Relation of symptomatic benign prostatic hyperplasia and physical activity by hours spent watching television or videotapes. MET indicates metabolic equivalent.
Platz EA, Kawachi I, Rimm EB, Colditz GA, Stampfer MJ, Willett WC, Giovannucci E. Physical Activity and Benign Prostatic Hyperplasia. Arch Intern Med. 1998;158(21):2349-2356. doi:10.1001/archinte.158.21.2349
Benign prostatic hyperplasia (BPH) leading to prostatic enlargement and lower urinary tract symptoms is highly prevalent among older men. Sympathetic nervous system activity, which is decreased by physical activity, is associated with increased prostatic smooth-muscle tone and prostatic symptoms. Therefore, we assessed whether physical activity leads to fewer lower urinary tract symptoms in the Health Professionals Follow-up Study.
We observed men who were aged 40 to 75 years at baseline in 1986 for subsequent incidence of surgery for BPH. The men were free of diagnosed cancer, including prostate cancer at baseline and during follow-up, had not had a radical prostatectomy, and provided data on physical activity. Cases were men who underwent BPH surgery between 1986 and 1994 (n=1890) or, among those who did not have surgery, who scored 15 or more points of 35 (n=1853) on 7 questions about lower urinary tract symptoms modified from the American Urological Association Symptom Index. Noncases were men who scored 7 points or less (n=21745). Odds ratios (ORs) and 95% confidence intervals (CIs) were calculated from multiple logistic regression models.
After controlling for age, race or ethnicity, alcohol consumption, and smoking, physical activity was inversely related with total BPH (extreme quintiles: OR, 0.75; 95% CI, 0.67-0.85; P for trend, <.001), surgery for BPH (OR, 0.76; 95% CI, 0.64-0.90; P for trend, <.001), and symptomatic BPH (OR, 0.75; 95% CI, 0.64-0.87; P for trend, <.001). Walking, the most prevalent activity, was inversely related to BPH risk; men who walked 2 to 3 h/wk had a 25% lower risk of total BPH.
Our results indicate that more physically active men have a lower frequency of lower urinary tract symptoms.
BENIGN PROSTATIC hyperplasia (BPH), a condition characterized by hyperplastic nodules in the periurethral region and transition zone of the prostate, overall prostatic enlargement, and lower urinary tract symptoms, is highly prevalent among middle-aged and elderly men.1 More than 40% of older men may experience bothersome lower urinary tract symptoms,2 and in the United States more than 200000 transurethral resections of the prostate are performed annually for symptom relief.3 The lower urinary tract symptoms associated with BPH may reflect multiple underlying abnormalities, including greater prostatic mass impinging on the urethra (mechanical or static component), which is influenced by androgens, and heightened tone of prostatic smooth muscle (dynamic component), which is controlled by sympathetic adrenergic neurons of the autonomic nervous system.4 Widely used pharmacological treatments for lower urinary tract symptoms include α1-adrenergic receptor blockers, which relax prostatic smooth muscle, while a reduction in prostatic mass is achieved by 5α-reductase inhibitors, which block the conversion of testosterone to the more potent dihydrotestosterone.5,6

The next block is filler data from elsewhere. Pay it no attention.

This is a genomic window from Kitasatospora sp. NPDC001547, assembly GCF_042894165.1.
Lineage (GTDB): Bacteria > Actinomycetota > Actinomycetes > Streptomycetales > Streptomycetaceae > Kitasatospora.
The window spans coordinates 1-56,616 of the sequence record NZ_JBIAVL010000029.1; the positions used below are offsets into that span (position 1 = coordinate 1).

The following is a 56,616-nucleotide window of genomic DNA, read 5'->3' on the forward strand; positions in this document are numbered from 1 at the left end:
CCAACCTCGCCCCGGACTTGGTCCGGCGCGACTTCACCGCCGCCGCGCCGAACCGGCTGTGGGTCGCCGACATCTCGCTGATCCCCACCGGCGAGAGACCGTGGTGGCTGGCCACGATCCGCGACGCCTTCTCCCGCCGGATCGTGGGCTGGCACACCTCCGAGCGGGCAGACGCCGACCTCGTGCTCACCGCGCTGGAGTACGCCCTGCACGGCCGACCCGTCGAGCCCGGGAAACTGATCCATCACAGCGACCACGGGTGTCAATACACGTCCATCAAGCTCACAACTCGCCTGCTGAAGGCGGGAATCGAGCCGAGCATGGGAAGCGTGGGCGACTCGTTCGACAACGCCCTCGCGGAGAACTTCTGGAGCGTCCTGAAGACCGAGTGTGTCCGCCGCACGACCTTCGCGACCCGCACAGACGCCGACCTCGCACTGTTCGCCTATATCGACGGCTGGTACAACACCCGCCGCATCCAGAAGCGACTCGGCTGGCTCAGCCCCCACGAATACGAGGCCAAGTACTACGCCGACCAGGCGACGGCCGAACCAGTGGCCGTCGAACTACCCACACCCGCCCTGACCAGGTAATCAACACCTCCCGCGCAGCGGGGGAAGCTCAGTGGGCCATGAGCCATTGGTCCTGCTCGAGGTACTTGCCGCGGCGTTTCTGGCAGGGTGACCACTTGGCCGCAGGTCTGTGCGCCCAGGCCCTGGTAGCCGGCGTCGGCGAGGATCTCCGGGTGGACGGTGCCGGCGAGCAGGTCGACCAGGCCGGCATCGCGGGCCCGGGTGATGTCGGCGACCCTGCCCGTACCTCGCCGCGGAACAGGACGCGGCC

Increasing physical activity to moderate levels over the long term reduces sympathetic nervous system activity at rest in general.7 Thus, we hypothesized that physical activity will have a beneficial effect on BPH, which is in part mediated by diminished systemic sympathetic nervous system activity.
In a previous report of obesity and BPH in the Health Professionals Follow-up Study (HPFS) (1986-1992), Giovannucci et al8 found that physical activity contributed to a lower risk of BPH in part by aiding in weight control, but possibly by an additional independent mechanism. In the only other report we found on physical activity and BPH, among men who reported surgery for BPH in the Physicians' Health Study, exercise appeared protective; however, among those who exercised, risk appeared to increase with increasing frequency of activity.9